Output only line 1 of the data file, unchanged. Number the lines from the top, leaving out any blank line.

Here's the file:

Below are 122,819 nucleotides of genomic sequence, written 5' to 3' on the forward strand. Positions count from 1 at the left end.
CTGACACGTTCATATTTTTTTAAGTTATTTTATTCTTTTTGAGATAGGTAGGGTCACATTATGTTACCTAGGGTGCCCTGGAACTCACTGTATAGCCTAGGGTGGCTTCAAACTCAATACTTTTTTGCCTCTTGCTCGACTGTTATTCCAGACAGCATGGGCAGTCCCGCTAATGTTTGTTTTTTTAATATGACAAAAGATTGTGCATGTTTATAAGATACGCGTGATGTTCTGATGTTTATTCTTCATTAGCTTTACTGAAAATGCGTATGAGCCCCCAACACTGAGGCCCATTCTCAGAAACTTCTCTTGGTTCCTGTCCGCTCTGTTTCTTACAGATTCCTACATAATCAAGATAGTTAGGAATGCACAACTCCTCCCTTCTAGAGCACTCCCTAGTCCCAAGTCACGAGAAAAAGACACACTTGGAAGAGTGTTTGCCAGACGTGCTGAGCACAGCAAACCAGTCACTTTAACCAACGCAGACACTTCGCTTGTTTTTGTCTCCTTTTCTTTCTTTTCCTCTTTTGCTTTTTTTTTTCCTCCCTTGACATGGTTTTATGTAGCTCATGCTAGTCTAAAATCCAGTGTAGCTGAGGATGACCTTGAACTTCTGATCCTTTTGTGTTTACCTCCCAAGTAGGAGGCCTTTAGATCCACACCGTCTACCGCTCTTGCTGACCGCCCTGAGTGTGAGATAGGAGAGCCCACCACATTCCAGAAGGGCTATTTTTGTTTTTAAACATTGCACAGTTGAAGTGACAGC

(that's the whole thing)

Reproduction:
Below are 122,819 nucleotides of genomic sequence, written 5' to 3' on the forward strand. Positions count from 1 at the left end.